'Recognising and presenting student learning in the 21st century: a work in progress'
The fourth Annual National Seminar on implementing the
Higher Education Achievement Report and related work.
3rd May, 2017, Manchester Metropolitan University
We have come a long way since pilot work on the HEAR was initiated in 2008. In the UK – and across the world - it is increasingly recognised that:
- the learning and achievement of our students is not limited to their academic studies;
- institutions need to make decisions about the extent to which they wish to recognise and value such 'lifewide learning' and achievements as part of the statements they make about the achievements of their graduates;
- the formative use of 'richer records' of student achievements can support processes of reviewing and planning, and help students set targets and take increasing responsibility for their own development;
- students may need support in making use of such records with third parties such as potential employers;
- in an online world the digital presentation of such records, and the supporting evidence for these, will be increasingly important.
Our 2017 annual seminar will seek to locate HEAR implementation within the contexts of best practice and emerging policy drivers. Key Seminar themes will be:
- Connecting the HEAR to other initiatives (‘making the case’ for why and how the HEAR matters now).
- Showcasing emerging and interesting practice.
- Going Forward: student and employer engagement - key issues for implementation now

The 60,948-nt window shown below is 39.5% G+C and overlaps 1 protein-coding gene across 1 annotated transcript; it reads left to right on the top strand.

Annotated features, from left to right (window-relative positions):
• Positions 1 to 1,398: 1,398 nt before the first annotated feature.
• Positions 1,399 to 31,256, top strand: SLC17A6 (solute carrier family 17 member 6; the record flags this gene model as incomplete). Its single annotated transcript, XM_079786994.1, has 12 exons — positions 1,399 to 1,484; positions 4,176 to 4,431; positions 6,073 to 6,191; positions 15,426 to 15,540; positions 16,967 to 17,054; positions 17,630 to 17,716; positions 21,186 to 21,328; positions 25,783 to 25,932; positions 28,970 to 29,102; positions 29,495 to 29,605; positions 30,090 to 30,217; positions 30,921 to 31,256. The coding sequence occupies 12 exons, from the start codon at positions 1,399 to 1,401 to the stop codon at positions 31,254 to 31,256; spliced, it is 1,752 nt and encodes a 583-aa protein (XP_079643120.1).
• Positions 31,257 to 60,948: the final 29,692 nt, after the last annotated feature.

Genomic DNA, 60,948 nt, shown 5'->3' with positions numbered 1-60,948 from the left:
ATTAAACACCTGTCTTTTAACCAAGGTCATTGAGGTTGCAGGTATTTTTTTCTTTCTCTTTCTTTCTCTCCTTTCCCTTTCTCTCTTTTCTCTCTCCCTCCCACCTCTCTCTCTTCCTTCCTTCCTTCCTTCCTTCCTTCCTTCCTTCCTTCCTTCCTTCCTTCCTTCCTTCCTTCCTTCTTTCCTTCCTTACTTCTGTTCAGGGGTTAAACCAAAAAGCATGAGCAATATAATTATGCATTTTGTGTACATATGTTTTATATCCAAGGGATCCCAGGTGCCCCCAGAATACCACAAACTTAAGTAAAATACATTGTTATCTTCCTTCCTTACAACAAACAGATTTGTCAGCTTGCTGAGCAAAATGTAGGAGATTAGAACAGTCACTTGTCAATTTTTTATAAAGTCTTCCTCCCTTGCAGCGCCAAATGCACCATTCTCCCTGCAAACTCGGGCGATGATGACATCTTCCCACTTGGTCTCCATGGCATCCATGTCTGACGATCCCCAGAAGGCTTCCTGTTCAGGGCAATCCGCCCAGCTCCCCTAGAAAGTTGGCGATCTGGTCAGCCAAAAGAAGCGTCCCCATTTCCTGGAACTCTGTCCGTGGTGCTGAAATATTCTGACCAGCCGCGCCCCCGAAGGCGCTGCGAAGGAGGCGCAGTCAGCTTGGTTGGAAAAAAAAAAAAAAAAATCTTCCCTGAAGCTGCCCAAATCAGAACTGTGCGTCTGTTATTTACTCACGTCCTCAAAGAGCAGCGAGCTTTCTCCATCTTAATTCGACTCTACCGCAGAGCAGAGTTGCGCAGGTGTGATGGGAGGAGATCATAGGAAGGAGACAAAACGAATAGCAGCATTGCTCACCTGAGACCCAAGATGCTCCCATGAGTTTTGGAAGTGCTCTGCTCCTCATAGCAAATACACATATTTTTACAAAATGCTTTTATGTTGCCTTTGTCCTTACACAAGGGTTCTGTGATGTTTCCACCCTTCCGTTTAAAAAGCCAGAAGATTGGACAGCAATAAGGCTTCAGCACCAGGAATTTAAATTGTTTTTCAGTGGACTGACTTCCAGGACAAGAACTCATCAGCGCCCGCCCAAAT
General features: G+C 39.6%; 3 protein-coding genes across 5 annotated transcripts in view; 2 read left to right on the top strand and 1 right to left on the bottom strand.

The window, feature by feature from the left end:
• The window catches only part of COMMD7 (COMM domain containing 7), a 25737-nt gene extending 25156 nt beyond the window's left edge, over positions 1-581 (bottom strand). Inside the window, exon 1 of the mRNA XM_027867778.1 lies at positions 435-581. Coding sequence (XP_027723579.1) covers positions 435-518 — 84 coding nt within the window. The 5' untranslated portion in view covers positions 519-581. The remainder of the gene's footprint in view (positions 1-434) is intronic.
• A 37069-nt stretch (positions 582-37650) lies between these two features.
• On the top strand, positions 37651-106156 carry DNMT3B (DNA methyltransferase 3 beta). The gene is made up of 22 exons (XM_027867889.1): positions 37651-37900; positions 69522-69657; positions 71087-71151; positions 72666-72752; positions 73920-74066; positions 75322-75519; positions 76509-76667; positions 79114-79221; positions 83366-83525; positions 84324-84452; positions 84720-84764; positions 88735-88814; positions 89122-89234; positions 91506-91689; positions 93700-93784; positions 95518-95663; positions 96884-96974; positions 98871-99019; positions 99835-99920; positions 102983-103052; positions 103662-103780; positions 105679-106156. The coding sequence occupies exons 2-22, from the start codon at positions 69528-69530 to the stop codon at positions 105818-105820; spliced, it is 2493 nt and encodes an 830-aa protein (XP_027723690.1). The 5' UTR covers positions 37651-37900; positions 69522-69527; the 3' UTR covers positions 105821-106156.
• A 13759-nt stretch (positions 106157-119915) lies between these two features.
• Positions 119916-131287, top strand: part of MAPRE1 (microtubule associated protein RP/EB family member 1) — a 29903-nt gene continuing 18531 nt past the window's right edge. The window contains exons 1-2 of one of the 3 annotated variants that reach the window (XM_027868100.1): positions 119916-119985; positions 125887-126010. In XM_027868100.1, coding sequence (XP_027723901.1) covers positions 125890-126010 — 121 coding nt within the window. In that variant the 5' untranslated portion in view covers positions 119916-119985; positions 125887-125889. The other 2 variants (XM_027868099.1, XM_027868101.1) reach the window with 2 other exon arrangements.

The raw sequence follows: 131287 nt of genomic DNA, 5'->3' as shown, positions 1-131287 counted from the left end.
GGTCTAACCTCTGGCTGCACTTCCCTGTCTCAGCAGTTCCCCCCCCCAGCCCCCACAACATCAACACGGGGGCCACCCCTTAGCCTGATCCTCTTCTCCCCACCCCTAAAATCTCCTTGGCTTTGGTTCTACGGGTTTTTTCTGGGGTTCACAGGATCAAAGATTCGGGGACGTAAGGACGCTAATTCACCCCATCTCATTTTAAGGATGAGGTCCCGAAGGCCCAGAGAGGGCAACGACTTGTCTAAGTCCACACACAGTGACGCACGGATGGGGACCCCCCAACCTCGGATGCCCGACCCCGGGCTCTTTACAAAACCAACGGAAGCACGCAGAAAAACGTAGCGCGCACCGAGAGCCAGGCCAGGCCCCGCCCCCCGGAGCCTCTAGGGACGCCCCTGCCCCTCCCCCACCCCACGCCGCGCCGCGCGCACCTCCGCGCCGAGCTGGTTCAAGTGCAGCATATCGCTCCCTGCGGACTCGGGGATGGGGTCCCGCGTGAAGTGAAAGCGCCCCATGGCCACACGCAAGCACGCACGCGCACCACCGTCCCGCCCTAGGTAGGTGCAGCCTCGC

10.15 Introductions and welcomes: Penny Sweasey, Head of Centre for Excellence in Learning and Teaching, Manchester Metropolitan University.
And follow-on discussion focused upon ‘the business case’ for my institution’, and ‘What might we need to do to get ‘best value’ from the HEAR?
1.30 Showcasing innovative and interesting practice.
(Participants choose one).
- Recognising and celebrating Achievement, the big Essex Award. Jasmine Hill, Employability Award Co-ordinator, the University of Essex.
- The HEAR and Social Media: HEAR, in a ‘Digital Badge’, in LinkedIn? Ruth Drysdale, Jisc and Rob Ward, CRA
2.20 Building upon existing learning: key issues for attention now.
(Participants choose one). The emphasis here will be upon how work done so far can be built upon by HEAR practitioners within their own working environments.)
- Developing and implementing strategies for local engagement with employers: Joanie Magill, Goldsmiths, University of London.
- Messages from students: implications from the HEA HEAR survey for promoting more effective student engagement with the HEAR in your institution. Helen May, the Higher Education Academy.
3.00 Developing a collective view: ‘Looking to the future, how would you like to see the HEAR developed and supported nationally?’ Chaired by Professor Sir Robert Burgess, Chair, HEAR National Advisory Committee.
3.30 Thanks, close, depart